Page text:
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Photo illustration for Money by Sarina Finkelstein; Getty Images (2)

Tara Newman knows how high performers operate.

As an organizational psychology expert and coach, she's helped people change careers and become better leaders, all while fighting 'burnout' and helping them thrive.

But it wasn't always this way.

She learned from her own financial struggles. After the 2008 recession hit, the manufacturing business she owned with her husband went bankrupt, leaving them with over $100,000 in debt (not including their mortgage). "When you go into survival mode, you dig into default behaviors," she says. To raise money and cover living expenses, Newman held garage sales every weekend, while they struggled to pay the mortgage.

"My life looked really good on paper," she told Money. "I was still wearing Ann Taylor suits and driving a Toyota Highlander and pulling up to a really nice house that I couldn't pay for. Friends and neighbors were inviting me to dinners and I couldn't go."

Newman went back to a 9-to-5 job, but years later wanted to take the risk of working for herself — yet couldn't stomach going back into survival mode while sticking to a tiny budget. Suddenly, a life raft of an idea: "The opposite of survival is thriving," she thought.

The problem with a budget, Newman says, is the feeling that you have to sacrifice everything in your life to get out of debt and get back on track. Instead, she says, you should focus on the items and experiences in your life that help you thrive and make you grow.

In order to keep her family's costs down, while ensuring they had enough money to get by, she developed the concept of a "Thrive List."

Here's how to create your own thrive list — a universal exercise that works for almost anyone (her 13-year-old son recently wrote his own).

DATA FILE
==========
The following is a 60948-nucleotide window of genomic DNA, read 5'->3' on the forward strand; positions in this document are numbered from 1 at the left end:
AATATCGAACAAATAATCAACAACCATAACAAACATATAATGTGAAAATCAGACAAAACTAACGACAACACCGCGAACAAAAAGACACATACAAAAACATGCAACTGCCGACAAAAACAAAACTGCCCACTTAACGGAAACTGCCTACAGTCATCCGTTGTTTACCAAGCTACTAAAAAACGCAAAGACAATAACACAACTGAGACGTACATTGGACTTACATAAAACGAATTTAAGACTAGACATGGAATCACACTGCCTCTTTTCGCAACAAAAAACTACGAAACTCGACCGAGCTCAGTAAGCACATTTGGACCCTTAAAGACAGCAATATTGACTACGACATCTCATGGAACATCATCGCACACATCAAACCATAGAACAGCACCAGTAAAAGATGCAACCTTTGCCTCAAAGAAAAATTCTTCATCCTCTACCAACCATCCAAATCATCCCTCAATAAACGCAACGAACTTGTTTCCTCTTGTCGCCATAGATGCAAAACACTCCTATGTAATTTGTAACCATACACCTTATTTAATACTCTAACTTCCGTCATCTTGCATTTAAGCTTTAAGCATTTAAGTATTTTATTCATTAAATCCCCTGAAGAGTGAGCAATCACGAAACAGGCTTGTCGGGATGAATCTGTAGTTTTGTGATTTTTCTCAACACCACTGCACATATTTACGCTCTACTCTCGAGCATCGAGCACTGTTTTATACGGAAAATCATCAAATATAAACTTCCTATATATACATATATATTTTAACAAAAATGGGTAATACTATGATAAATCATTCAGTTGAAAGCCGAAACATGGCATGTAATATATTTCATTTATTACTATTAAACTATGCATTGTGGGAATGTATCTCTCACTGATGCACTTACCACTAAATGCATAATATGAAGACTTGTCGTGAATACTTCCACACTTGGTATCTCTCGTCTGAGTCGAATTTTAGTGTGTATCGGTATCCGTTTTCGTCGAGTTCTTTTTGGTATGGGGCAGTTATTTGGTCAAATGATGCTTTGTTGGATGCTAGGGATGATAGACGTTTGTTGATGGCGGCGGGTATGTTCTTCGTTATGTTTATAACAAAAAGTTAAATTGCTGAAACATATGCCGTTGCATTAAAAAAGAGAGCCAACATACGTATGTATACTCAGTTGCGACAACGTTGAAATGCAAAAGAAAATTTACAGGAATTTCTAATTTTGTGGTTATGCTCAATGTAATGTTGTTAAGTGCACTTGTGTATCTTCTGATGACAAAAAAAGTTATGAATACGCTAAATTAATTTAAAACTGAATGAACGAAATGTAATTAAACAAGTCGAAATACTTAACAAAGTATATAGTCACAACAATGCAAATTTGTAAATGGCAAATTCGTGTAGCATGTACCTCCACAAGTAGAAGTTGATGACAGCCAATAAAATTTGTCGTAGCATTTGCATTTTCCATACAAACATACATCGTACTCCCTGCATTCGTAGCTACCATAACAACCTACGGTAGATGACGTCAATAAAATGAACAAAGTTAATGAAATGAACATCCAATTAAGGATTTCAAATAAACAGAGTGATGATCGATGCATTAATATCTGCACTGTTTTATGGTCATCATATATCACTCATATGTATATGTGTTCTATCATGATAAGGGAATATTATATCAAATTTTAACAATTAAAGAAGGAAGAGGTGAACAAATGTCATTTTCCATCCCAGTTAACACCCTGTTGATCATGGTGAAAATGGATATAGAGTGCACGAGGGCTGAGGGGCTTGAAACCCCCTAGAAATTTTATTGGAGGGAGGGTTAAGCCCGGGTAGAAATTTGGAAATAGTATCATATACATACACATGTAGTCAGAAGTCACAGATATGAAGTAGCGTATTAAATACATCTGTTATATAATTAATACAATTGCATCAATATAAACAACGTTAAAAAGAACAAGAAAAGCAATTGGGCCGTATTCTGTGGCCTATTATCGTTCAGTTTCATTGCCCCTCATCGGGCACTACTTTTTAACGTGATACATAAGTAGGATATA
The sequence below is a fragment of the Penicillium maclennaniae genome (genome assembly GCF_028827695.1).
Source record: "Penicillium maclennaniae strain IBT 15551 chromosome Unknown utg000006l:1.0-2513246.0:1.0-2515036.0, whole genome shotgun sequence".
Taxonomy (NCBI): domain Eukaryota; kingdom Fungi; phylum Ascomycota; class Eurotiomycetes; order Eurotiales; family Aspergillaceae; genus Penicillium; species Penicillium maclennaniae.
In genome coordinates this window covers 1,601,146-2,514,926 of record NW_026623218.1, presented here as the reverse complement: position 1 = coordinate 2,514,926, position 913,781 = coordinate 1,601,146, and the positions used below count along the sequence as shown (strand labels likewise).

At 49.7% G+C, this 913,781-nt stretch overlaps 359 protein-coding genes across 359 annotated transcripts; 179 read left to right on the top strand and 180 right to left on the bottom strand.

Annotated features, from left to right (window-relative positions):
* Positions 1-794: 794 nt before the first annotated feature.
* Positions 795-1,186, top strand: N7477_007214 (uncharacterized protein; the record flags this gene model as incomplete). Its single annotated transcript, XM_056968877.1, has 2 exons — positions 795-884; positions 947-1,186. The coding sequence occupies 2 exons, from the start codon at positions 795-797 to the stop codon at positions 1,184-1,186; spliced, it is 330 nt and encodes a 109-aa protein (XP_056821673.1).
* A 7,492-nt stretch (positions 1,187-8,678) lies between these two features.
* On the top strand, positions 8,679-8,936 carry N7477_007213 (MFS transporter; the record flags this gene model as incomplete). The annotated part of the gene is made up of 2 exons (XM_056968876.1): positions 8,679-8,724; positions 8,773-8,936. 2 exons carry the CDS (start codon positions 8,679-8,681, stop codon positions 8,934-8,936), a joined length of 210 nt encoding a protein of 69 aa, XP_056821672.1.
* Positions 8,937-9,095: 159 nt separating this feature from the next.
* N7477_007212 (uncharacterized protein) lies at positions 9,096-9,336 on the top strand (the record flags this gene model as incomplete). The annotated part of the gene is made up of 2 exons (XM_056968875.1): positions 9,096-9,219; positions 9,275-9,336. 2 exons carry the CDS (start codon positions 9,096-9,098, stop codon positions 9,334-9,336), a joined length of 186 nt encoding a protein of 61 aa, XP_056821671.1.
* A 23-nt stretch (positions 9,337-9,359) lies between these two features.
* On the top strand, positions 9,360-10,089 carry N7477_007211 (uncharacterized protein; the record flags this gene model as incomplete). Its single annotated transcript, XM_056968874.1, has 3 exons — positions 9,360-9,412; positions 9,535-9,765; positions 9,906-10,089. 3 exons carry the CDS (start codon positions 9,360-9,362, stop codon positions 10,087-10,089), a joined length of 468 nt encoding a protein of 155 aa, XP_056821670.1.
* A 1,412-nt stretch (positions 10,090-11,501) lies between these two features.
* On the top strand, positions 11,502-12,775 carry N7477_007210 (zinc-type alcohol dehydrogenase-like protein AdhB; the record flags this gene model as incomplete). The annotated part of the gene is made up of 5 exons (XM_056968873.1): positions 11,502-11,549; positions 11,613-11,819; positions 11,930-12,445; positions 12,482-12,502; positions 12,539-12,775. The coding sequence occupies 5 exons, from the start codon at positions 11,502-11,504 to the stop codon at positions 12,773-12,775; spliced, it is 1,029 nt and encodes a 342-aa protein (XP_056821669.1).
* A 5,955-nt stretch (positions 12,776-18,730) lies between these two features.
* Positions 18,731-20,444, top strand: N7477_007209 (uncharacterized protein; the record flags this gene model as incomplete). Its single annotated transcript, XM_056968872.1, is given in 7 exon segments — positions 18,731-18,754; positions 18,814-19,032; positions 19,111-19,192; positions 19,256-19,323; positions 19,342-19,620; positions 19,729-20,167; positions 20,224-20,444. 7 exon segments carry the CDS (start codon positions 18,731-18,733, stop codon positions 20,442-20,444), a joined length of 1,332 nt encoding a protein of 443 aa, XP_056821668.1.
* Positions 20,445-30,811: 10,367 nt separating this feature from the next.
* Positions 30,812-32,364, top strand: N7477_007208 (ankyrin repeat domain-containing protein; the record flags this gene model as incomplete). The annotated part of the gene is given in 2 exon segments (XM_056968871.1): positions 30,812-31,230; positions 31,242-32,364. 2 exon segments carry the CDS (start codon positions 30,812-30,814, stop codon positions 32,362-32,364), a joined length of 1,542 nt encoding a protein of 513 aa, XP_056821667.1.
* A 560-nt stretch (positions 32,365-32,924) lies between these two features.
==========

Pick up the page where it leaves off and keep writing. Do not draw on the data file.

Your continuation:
Take an inventory of what you really need — and be specific.

Traditional budgeting usually goes something like this: Assess expenses, then ruthlessly cut them.

This can lead to a scarcity mindset where you're scrimping for pennies. Instead, Newman advises, you should ask yourself: What do I need to grow?

Look at your own life and try to identify the top 5 to 10 items you need to thrive. Consider things you need to get to the next level, whether that's enrolling in classes or maybe even buying an article of clothing that you visualize wearing when leading at your highest level. (Barbara Corcoran says buying this coat helped launch her career.)

So if "exercise" is on your list, get yourself to Lululemon for $98 workout pants!

Just kidding.

The trick is to get as specific as possible with each item. Instead of writing "exercise," which could help you justify buying an entirely new workout wardrobe, two gym memberships, and $10 protein shakes after every spin on the elliptical, get specific enough to say: "go running three times a week."

But don't feel like you have to cut out every expense. "You can't think about it in terms of logic," she says. "Logic will put you back into basic needs—and this is not about basic needs."